LE
Book Reviewer
Funny you should mention that. Certainly with Telic, where a lot of the contacts were generally in a more 'urban' environment compared with Herrick, I'm 100% convinced the allied casualty rate was massively reduced as a result of the lack of marksmanship principles displayed by the opposition. Overall it gave the impression that if one was to get hit it would be the result of bad luck as opposed to being in the sights of a steely eyed dealer if death.
It came home to me on my first march-and-shoot, of all things.

Doing the assault course, the sprint to the 30m range at the end and a timed shoot. Got there and blatted off a round at the targets - clay pigeons. Bugger-all happened. Then, apply marksmanship principles. Funnily enough, the clays started disintegrating.
 
Depends how long the room is.... :)
Any size, for the purpose of metaphor.

For combat purposes, roughly 300m would be right. An infantry assault rifle that isn't sufficiently lethal at that range is underpowered.

One whose ammunition is (theoretically) lethal much beyond that is overpowered, and its ammo heavier than need be.

Optimum calibre would seem to be circa 7mm.
 

Cold_Collation

LE
Book Reviewer
Any size, for the purpose of metaphor.

For combat purposes, roughly 300m would be right. An infantry assault rifle that isn't sufficiently lethal at that range is underpowered.

One whose ammunition is (theoretically) lethal much beyond that is overpowered, and its ammo heavier than need be.

Optimum calibre would seem to be circa 7mm.
...so what we were were saying 70-some years ago. Or people are saying about 6.8 now.
 

Cold_Collation

LE
Book Reviewer
Interesting exposition of the marksmanship principles.

Just as well them clays weren't Python fans.

Imagine if they'd watched the sketch "How Not To Be Seen".
The point being that just pointing the weapon in the general direction and pulling the trigger achieved nothing.

A moment or two more taken to gain a proper sight, sight alignment and breathing (even whilst blowing out of one's hoop), on the other hand...

I'll always remember thinking, 'Bloody hell! It all works!"

T'were the days of That Rifle, mind. No full auto.
 
A variety of factors, mostly the amount of policy and paperwork involved making it unnecessarily difficult to book range time and ammo.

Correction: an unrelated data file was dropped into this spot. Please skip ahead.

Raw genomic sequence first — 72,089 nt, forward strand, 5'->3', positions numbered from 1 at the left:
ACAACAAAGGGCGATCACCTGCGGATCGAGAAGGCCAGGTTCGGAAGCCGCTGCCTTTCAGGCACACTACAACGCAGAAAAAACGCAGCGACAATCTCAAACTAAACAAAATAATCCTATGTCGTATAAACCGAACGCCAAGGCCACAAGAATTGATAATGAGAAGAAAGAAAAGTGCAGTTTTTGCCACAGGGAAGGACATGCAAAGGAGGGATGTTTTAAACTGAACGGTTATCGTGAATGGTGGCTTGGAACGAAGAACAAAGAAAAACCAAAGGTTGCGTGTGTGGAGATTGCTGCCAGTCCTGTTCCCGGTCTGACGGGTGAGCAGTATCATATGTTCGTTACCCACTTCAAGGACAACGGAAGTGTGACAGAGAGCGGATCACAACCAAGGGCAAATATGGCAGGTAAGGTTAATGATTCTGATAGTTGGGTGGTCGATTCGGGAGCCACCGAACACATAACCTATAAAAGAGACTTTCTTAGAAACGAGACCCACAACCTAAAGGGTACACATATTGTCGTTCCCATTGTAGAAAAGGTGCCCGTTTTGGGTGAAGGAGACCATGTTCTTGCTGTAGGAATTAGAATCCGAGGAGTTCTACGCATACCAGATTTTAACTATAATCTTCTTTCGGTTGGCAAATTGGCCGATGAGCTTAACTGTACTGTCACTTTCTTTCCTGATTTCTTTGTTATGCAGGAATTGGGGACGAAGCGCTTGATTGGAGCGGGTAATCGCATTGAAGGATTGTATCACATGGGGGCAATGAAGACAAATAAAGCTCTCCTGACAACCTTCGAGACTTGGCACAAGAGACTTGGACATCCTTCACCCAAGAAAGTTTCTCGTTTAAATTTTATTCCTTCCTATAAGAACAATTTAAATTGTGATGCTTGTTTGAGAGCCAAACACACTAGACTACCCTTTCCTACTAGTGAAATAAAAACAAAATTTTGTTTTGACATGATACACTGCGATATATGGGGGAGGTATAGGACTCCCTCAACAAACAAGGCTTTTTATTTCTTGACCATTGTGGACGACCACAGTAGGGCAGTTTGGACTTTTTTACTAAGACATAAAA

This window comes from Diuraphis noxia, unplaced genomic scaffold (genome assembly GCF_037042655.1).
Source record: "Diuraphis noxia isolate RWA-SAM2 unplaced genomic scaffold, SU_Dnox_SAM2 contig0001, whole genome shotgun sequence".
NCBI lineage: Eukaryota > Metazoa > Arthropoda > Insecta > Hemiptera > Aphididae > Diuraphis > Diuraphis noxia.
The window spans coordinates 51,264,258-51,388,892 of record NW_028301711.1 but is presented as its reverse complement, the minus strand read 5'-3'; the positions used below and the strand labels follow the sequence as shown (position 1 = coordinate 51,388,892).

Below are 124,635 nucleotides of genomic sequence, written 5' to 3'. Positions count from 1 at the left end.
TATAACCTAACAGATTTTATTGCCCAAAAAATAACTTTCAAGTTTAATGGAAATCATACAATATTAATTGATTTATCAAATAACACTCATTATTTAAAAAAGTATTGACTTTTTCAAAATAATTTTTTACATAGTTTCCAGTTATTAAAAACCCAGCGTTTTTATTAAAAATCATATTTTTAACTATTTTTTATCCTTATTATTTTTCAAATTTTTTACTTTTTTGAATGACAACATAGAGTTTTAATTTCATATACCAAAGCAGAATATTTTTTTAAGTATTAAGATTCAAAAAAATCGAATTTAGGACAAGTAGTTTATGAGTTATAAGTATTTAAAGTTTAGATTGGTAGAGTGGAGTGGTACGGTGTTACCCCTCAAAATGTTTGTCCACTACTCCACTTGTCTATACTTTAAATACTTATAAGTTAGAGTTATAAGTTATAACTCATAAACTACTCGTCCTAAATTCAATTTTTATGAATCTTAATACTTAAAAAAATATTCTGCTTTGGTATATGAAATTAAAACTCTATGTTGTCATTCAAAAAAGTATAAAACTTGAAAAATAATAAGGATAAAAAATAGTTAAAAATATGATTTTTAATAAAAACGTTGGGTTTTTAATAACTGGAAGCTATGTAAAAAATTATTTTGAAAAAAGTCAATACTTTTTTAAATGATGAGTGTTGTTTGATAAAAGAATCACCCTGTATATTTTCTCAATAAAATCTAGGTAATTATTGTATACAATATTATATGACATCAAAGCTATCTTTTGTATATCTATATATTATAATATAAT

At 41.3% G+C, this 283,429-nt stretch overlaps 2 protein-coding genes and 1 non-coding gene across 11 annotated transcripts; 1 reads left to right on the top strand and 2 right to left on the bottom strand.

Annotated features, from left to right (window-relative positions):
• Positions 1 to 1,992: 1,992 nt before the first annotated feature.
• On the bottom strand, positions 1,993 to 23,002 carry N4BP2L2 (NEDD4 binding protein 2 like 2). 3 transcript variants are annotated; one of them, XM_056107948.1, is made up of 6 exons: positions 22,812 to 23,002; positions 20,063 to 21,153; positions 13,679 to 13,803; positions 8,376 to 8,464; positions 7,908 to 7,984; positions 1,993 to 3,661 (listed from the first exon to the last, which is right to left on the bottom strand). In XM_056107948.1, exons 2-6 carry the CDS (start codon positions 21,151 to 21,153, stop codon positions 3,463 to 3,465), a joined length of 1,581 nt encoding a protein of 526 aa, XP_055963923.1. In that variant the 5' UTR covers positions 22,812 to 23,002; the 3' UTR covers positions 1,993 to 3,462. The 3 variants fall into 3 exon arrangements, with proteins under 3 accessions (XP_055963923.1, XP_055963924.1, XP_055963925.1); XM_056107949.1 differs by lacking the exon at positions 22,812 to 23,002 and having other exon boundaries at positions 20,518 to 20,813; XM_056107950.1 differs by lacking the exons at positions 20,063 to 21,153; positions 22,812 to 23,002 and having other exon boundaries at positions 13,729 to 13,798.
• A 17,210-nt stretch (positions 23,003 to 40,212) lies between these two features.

I think it has more to do with ammunition entitlements (cost) that units manage to justify and receive rather than excessive paperwork. Rather, the problem is the ammunition entitlements received by ordinary units - paperwork, especially nowadays is just a matter of cut and paste date changing, and a risk plan is a risk plan be it tomorrow, next week, or next month.

In the past I worked with units that had an on paper entitlement to around 10k rounds per man, per month, if they wanted it. That along with their standing range bookings saw all available personnel attending three perma-booked range sessions per week. Most of those personnel got through more ammo in a morning than most squaddies would get through in a year.

The bottomline is cost, always has been, always will be. No one at MoD is going to sign off on every squaddie having 100 rounds per week, every week, not even 50 rounds per week I'd wager. As a civvy shooter I know my fullbore shooting skill degrades after 5 days, no matter how much airpistol, or dri-firing I do. I also know that a half meaningful practice needs at least a hundred rounds thrown down range.
 

Joshua Slocum

LE
Book Reviewer
Will all of the then surplus weapons be sold off to some failed African state ?
or will they gradually phase a new weaponin and scrap the old ones ?
 

Himmler74

On ROPS
On ROPs
Looks in, see the majority have not used the rifle on ops, those same people criticise the rifle.
@stoatman
@Cold_Collation
@Stonker
@CptDanjou

What is your operational experience on the rifle?

Again and again we get users of equipment that is in service pushed aside, ignored for different narratives that don’t exist in service, by those that used those systems in “safe areas”.